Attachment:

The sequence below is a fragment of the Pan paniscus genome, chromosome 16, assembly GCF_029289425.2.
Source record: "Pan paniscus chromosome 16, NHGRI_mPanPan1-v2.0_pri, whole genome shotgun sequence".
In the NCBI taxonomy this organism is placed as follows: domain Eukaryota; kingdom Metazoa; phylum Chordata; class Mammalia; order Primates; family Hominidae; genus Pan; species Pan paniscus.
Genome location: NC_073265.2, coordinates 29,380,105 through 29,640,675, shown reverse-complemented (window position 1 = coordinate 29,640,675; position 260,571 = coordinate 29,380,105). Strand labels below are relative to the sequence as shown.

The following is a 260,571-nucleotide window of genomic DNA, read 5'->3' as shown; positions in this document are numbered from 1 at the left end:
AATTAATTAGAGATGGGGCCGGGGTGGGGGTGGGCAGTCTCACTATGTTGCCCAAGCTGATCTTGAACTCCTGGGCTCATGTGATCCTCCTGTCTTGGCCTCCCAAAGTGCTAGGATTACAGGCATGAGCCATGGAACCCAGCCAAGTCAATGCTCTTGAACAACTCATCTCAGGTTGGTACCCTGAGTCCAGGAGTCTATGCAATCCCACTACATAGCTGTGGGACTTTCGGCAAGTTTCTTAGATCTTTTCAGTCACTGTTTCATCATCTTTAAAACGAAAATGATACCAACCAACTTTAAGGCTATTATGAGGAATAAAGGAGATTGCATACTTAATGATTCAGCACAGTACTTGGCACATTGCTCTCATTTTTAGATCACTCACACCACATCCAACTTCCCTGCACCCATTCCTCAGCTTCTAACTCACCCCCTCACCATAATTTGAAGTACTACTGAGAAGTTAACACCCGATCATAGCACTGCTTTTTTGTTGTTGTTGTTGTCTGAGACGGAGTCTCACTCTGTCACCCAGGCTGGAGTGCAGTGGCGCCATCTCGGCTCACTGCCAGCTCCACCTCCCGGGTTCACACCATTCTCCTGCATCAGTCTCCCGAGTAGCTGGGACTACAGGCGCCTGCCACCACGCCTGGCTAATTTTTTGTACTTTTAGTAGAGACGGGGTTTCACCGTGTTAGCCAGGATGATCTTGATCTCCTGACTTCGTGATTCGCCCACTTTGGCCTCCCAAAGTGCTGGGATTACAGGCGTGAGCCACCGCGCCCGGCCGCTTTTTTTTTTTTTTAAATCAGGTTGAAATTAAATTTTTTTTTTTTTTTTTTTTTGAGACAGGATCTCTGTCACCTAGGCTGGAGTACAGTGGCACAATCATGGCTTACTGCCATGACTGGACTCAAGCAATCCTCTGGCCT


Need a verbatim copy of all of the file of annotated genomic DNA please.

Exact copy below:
The sequence below is a fragment of the Pan paniscus genome, chromosome 16, assembly GCF_029289425.2.
Source record: "Pan paniscus chromosome 16, NHGRI_mPanPan1-v2.0_pri, whole genome shotgun sequence".
In the NCBI taxonomy this organism is placed as follows: domain Eukaryota; kingdom Metazoa; phylum Chordata; class Mammalia; order Primates; family Hominidae; genus Pan; species Pan paniscus.
Genome location: NC_073265.2, coordinates 29,380,105 through 29,640,675, shown reverse-complemented (window position 1 = coordinate 29,640,675; position 260,571 = coordinate 29,380,105). Strand labels below are relative to the sequence as shown.

The following is a 260,571-nucleotide window of genomic DNA, read 5'->3' as shown; positions in this document are numbered from 1 at the left end:
AATTAATTAGAGATGGGGCCGGGGTGGGGGTGGGCAGTCTCACTATGTTGCCCAAGCTGATCTTGAACTCCTGGGCTCATGTGATCCTCCTGTCTTGGCCTCCCAAAGTGCTAGGATTACAGGCATGAGCCATGGAACCCAGCCAAGTCAATGCTCTTGAACAACTCATCTCAGGTTGGTACCCTGAGTCCAGGAGTCTATGCAATCCCACTACATAGCTGTGGGACTTTCGGCAAGTTTCTTAGATCTTTTCAGTCACTGTTTCATCATCTTTAAAACGAAAATGATACCAACCAACTTTAAGGCTATTATGAGGAATAAAGGAGATTGCATACTTAATGATTCAGCACAGTACTTGGCACATTGCTCTCATTTTTAGATCACTCACACCACATCCAACTTCCCTGCACCCATTCCTCAGCTTCTAACTCACCCCCTCACCATAATTTGAAGTACTACTGAGAAGTTAACACCCGATCATAGCACTGCTTTTTTGTTGTTGTTGTTGTCTGAGACGGAGTCTCACTCTGTCACCCAGGCTGGAGTGCAGTGGCGCCATCTCGGCTCACTGCCAGCTCCACCTCCCGGGTTCACACCATTCTCCTGCATCAGTCTCCCGAGTAGCTGGGACTACAGGCGCCTGCCACCACGCCTGGCTAATTTTTTGTACTTTTAGTAGAGACGGGGTTTCACCGTGTTAGCCAGGATGATCTTGATCTCCTGACTTCGTGATTCGCCCACTTTGGCCTCCCAAAGTGCTGGGATTACAGGCGTGAGCCACCGCGCCCGGCCGCTTTTTTTTTTTTTTAAATCAGGTTGAAATTAAATTTTTTTTTTTTTTTTTTTTTGAGACAGGATCTCTGTCACCTAGGCTGGAGTACAGTGGCACAATCATGGCTTACTGCCATGACTGGACTCAAGCAATCCTCTGGCCT